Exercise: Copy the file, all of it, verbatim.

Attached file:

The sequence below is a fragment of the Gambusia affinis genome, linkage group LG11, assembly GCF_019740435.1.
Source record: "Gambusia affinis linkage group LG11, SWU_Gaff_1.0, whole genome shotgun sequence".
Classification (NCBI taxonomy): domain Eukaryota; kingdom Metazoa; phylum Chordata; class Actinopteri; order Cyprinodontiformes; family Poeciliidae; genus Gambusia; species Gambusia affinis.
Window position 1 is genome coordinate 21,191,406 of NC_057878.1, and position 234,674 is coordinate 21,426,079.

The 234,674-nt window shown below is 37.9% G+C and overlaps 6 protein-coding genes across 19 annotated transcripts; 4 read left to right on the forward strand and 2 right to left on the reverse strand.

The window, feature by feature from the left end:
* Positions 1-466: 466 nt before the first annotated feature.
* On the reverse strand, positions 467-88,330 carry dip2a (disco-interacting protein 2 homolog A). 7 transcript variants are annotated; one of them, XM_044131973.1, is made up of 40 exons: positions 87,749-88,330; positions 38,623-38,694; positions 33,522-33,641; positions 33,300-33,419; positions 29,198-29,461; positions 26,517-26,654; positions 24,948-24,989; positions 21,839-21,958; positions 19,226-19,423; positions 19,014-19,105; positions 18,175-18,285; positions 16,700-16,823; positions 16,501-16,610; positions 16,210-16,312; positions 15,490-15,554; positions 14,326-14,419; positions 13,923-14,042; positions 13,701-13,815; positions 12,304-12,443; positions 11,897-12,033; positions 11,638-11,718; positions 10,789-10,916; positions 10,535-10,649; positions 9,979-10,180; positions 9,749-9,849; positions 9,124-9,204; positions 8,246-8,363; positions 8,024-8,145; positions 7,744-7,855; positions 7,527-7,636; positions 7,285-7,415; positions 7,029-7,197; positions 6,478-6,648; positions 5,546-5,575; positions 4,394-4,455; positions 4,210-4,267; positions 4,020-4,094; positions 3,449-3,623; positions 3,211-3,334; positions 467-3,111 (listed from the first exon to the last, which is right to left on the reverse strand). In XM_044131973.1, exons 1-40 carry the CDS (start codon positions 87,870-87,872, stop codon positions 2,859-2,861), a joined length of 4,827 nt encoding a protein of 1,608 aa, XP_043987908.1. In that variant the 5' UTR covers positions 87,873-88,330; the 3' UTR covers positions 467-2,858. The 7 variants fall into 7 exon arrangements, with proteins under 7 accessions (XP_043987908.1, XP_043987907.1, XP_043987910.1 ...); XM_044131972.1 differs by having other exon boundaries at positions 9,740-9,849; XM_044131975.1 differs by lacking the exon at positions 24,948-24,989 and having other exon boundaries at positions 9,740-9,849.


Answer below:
The sequence below is a fragment of the Gambusia affinis genome, linkage group LG11, assembly GCF_019740435.1.
Source record: "Gambusia affinis linkage group LG11, SWU_Gaff_1.0, whole genome shotgun sequence".
Classification (NCBI taxonomy): domain Eukaryota; kingdom Metazoa; phylum Chordata; class Actinopteri; order Cyprinodontiformes; family Poeciliidae; genus Gambusia; species Gambusia affinis.
Window position 1 is genome coordinate 21,191,406 of NC_057878.1, and position 234,674 is coordinate 21,426,079.

The 234,674-nt window shown below is 37.9% G+C and overlaps 6 protein-coding genes across 19 annotated transcripts; 4 read left to right on the forward strand and 2 right to left on the reverse strand.

The window, feature by feature from the left end:
* Positions 1-466: 466 nt before the first annotated feature.
* On the reverse strand, positions 467-88,330 carry dip2a (disco-interacting protein 2 homolog A). 7 transcript variants are annotated; one of them, XM_044131973.1, is made up of 40 exons: positions 87,749-88,330; positions 38,623-38,694; positions 33,522-33,641; positions 33,300-33,419; positions 29,198-29,461; positions 26,517-26,654; positions 24,948-24,989; positions 21,839-21,958; positions 19,226-19,423; positions 19,014-19,105; positions 18,175-18,285; positions 16,700-16,823; positions 16,501-16,610; positions 16,210-16,312; positions 15,490-15,554; positions 14,326-14,419; positions 13,923-14,042; positions 13,701-13,815; positions 12,304-12,443; positions 11,897-12,033; positions 11,638-11,718; positions 10,789-10,916; positions 10,535-10,649; positions 9,979-10,180; positions 9,749-9,849; positions 9,124-9,204; positions 8,246-8,363; positions 8,024-8,145; positions 7,744-7,855; positions 7,527-7,636; positions 7,285-7,415; positions 7,029-7,197; positions 6,478-6,648; positions 5,546-5,575; positions 4,394-4,455; positions 4,210-4,267; positions 4,020-4,094; positions 3,449-3,623; positions 3,211-3,334; positions 467-3,111 (listed from the first exon to the last, which is right to left on the reverse strand). In XM_044131973.1, exons 1-40 carry the CDS (start codon positions 87,870-87,872, stop codon positions 2,859-2,861), a joined length of 4,827 nt encoding a protein of 1,608 aa, XP_043987908.1. In that variant the 5' UTR covers positions 87,873-88,330; the 3' UTR covers positions 467-2,858. The 7 variants fall into 7 exon arrangements, with proteins under 7 accessions (XP_043987908.1, XP_043987907.1, XP_043987910.1 ...); XM_044131972.1 differs by having other exon boundaries at positions 9,740-9,849; XM_044131975.1 differs by lacking the exon at positions 24,948-24,989 and having other exon boundaries at positions 9,740-9,849.